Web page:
Yesterday we published our submission to the Academy of Medical Sciences independent review of medical research regulation.
The basis of our submission was an online survey with our member charities. 50 members or 42% of our membership responded. A highly respectable return. More so if you consider that not all of our charities will be funding clinical research.
I have written about regulatory issues on many occasions on this blog. Variously the titles of these blogs have been ‘Regulation and Clinical Research,’ ‘More on…’ etc etc. So I considered titling this one ‘Greatest Hits’ – with ‘hit’ defined as the impact of regulation rather than a cause for celebration.
But behind the stats and charity voices in our submission which articulate the problems caused by the regulatory environment, there is also cause for optimism. It is about the potential in the UK if we can only streamline processes and remove some of the unnecessary barriers. When asked whether the UK continued to be a leader in clinical research, one member said:
‘Absolutely. The miracle is how the UK continues to punch above its weight.’
And I was struck by the fact that while the majority of charities are finding clinical research harder to do they are committed to its future funding in spite of this. As the opening member quote in our submission says:
‘The NHS ought to be the best place in the world to undertake clinical research. The potential is still there, but it is not being harnessed as efficiently and effectively as it could be.’
The other story in our submission is that, while the charity has a long tail, it is a strong and growing one. Outside of the Wellcome Trust and Cancer Research UK – the respondents to our survey collectively represent approximately £80 million of funding. The top end of that scale is a funding commitment by one member of £40 million. The lower end is a commitment of £20,000. If you average that across these members that’s £2million per organisation (someone is going to tell me off for doing that very unscientific calculation!).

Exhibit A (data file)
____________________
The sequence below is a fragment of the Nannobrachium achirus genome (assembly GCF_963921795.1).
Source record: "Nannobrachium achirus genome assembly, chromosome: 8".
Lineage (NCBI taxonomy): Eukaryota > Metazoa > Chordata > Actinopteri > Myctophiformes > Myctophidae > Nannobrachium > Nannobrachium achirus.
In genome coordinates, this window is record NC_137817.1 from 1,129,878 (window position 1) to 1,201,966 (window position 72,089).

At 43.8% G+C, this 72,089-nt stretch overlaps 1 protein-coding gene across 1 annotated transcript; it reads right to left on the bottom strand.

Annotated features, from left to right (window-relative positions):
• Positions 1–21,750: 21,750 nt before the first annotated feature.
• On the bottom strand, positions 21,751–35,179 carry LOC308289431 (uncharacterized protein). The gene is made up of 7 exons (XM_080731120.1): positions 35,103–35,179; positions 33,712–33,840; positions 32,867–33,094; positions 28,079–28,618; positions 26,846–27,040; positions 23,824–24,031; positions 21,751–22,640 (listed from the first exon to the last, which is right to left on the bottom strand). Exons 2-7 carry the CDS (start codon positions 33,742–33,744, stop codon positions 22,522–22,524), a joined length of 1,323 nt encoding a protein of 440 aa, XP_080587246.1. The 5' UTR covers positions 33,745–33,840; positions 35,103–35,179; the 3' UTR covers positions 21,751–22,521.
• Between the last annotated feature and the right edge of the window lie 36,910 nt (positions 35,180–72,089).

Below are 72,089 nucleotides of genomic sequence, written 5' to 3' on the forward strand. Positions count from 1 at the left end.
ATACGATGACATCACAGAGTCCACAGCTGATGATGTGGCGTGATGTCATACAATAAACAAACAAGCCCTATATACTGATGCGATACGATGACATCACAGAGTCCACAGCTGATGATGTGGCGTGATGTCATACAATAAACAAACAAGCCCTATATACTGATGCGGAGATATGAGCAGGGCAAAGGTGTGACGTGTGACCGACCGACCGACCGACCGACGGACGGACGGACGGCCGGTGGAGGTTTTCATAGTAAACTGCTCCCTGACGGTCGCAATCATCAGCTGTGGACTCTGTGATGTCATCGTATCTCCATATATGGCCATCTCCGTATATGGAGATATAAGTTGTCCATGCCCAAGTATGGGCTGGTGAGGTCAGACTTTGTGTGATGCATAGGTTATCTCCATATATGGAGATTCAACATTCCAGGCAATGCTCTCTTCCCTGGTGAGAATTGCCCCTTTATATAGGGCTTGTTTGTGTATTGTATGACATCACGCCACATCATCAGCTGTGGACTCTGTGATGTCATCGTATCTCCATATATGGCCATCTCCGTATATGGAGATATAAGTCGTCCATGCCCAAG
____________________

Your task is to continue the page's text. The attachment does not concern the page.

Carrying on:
This morning I received a letter from the Health Secretary Andrew Lansley MP which echoed the ambitions he articulated in his speech to National Voices on Wednesday. In his letter he talks about ‘improving the quality of care to patients’ and trusting and enabling clinicians, nurses and others to realise the NHS’ ambitions. It was notable that he also said: ‘I am clear [research] has a vital part to play in our health system and in our economy.’
To do so we must develop a regulatory framework which is based on a dual principle of ‘ensuring patient safety’ and ‘facilitating good quality research.’ Essentially, that is the message my members have conveyed in our submission.
By the way the image above is a wordle created from the text of our submission courtesy of: http://www.wordle.net/.